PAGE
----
Return of the Yankee Trader
In my travels around the United States, I am continually amazed at the lack of understanding over what our $40 billion trade deficit really means. Some businessmen, and even some economists, dismiss it as a relatively unimportant statistical anomaly. While a growing number of people are finally recognizing the importance of international trade, they still remain divided on the methods and goals of a national export policy.
When a company closes its doors because foreign imports have usurped its markets, the employees know all too well the true meaning of trade imbalance. Economists estimate that for every $1 billion worth of goods imported that are not balanced out by exports, as many as 50,000 Americans lose their jobs. We currently export about 7 1/2 percent of our GNP (Gross National Product), the lowest percentage of any industrial nation in the world. Inflation, declining productivity, the strenght of the dollar, and a host of other economic and social woes in this country ar all intimately related to our failure to keep up with the international competition.
Inevitably, calls are heard for protectionist measures which will only serve to ultimately make us even less competitive. A number of more rational proposals have been suggested to promote exports.
The business community feels the government should provide for reindustrialization and for fairer treatment of Americans working overseas in its tax policies. Legislation to establish Japanese-style trading companies in the US has received a great deal of support both in Congress and from the private sector. Many are calling for centralization of govenment export programs in a full-fledged Department of International Trade.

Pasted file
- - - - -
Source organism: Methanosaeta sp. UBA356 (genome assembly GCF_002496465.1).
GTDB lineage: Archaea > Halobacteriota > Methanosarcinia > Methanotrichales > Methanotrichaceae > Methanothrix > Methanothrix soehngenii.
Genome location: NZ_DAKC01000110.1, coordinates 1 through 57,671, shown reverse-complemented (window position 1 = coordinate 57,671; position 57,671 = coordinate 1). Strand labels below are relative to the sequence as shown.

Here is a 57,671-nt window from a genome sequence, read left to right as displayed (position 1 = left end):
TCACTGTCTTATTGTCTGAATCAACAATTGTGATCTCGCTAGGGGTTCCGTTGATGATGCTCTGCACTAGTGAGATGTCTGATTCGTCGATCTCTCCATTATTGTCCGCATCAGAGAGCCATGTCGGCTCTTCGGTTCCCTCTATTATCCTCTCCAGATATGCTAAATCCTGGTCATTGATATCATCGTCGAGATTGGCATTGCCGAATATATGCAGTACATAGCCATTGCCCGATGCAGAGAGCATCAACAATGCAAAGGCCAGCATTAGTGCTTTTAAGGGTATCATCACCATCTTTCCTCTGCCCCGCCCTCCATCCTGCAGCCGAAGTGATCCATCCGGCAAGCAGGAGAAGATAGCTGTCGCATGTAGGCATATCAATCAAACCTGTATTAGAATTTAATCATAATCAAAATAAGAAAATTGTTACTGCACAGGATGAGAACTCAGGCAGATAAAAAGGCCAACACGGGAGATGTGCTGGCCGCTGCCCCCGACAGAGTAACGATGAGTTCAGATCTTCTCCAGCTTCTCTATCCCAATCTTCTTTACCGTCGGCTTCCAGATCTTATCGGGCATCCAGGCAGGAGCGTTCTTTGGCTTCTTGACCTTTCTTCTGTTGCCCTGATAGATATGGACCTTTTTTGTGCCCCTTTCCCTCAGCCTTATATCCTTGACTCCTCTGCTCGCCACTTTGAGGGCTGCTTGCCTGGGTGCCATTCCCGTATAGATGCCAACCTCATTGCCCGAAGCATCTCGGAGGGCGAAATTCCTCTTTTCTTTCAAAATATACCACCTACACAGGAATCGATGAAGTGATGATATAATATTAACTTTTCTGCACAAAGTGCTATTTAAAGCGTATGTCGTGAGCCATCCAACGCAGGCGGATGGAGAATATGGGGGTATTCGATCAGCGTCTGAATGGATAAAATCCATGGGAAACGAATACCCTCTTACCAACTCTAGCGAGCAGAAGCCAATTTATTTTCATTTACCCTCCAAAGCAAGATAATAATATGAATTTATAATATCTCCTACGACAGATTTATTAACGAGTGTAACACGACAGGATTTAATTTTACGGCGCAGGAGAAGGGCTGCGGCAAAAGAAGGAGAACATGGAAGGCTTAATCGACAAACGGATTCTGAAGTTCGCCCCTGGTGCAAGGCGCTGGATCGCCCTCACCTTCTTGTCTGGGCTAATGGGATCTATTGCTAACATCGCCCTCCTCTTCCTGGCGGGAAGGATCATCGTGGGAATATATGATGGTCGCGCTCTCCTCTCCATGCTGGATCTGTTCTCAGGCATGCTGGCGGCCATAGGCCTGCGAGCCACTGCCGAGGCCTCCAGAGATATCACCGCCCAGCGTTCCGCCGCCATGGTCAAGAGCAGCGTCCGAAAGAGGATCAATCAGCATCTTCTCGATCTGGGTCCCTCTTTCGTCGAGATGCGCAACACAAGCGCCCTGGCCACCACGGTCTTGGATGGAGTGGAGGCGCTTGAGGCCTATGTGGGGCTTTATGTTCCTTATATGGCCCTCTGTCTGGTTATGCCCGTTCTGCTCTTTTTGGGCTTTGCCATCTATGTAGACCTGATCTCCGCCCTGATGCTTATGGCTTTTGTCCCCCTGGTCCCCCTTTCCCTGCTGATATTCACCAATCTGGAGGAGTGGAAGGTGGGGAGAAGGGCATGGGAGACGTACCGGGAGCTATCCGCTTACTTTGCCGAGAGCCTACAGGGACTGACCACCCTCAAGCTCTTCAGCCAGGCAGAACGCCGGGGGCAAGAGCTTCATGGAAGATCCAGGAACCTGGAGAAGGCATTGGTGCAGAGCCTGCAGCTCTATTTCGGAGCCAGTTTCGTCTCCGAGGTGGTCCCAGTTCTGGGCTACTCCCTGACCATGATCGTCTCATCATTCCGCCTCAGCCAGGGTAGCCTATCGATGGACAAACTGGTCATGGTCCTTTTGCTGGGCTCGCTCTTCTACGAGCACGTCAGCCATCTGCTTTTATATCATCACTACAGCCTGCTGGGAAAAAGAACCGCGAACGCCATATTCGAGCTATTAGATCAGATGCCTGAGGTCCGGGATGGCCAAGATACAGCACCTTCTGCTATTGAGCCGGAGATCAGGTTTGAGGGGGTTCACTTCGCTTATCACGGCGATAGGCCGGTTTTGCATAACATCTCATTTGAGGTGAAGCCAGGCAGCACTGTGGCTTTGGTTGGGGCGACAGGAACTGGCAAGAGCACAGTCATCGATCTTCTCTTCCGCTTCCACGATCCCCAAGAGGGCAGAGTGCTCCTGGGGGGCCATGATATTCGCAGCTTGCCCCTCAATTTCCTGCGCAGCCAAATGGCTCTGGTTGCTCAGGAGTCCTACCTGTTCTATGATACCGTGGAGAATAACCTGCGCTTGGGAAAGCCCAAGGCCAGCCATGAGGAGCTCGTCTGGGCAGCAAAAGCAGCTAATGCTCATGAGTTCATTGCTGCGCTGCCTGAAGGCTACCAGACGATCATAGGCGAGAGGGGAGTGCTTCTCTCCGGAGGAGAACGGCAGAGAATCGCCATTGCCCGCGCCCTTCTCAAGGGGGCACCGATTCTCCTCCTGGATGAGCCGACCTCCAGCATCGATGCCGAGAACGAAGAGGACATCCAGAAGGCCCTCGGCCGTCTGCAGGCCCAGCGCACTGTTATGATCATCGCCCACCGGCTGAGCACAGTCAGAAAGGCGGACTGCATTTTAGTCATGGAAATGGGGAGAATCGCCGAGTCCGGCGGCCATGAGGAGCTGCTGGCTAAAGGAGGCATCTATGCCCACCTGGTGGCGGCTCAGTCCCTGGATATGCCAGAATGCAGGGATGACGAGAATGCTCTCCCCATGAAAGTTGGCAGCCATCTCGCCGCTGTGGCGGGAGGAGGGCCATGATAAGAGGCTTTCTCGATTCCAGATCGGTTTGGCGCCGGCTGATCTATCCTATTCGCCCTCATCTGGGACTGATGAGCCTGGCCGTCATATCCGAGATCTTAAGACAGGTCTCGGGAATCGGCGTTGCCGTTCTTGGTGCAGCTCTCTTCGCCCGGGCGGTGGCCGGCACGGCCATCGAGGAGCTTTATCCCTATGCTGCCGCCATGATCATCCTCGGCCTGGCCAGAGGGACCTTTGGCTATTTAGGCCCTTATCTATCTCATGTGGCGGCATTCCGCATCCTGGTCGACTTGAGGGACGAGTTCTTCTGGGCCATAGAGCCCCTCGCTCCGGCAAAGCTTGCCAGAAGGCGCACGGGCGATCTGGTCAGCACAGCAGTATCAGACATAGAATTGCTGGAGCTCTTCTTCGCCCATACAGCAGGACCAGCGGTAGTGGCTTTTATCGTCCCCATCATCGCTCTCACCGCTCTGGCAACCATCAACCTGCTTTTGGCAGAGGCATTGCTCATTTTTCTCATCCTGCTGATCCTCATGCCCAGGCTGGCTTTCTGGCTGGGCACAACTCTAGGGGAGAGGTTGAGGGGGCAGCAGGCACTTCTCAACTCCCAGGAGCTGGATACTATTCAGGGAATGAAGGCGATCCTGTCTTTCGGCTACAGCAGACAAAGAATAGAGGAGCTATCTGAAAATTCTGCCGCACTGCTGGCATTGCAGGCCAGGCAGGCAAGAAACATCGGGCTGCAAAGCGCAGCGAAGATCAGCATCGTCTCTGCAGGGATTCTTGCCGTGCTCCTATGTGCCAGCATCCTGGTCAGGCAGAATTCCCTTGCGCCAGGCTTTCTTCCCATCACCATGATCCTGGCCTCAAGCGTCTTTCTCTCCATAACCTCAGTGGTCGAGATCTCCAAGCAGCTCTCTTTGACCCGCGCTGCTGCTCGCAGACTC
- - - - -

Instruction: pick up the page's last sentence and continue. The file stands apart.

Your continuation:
These ideas may be all to the good, but they all have one essential shortcoming. No amount of legislation nor bureaucratic reshuffling will increase our export trade until businessmen themselves decide to make the effort. American manufacturers have been spoiled in some ways by their location in the middle of the world's greatest single marketplace -- the United States. The international market comes second, if it is considered at all. Neither the manufacturers nor any of us can afford that attitude any longer.
The opportunities for increased export are already there. At Sell Overseas America, The Association of American Export, we have found the world market for every type of American product to be nearly insatiable. The "Made in USA" label still has great value overseas for the most simple products as well as the most sophisticated.
I have established a goal for our organization of leading 10,000 American companies into export trade by the end of 1982. Bringing these small and medium-sized companies into the battle for world-markets is the answer to our trade problem.
We know we can do this because the success to date has proven that the market for US goods is wide open. No businessman has to be given special incentives or led by the hand once he sees the opportunities available to him. Doing what the private sector does best, our association simply connects the potential exporter directly with interesed foreign buyers, helps him learn the basic of the export trade process -- and another US company is soon firmly established in the world marketplace.
The descendants of the "Yankee Traders" have fallen into provincial stagnation, but no magic solutions are required to work our way out. There is no reason to believe that our time has passed or that we are somehow doome dto a lesser status in the world. We have the technology and the ability to succeed; all that is needed is the will. Our fate is in our own hands.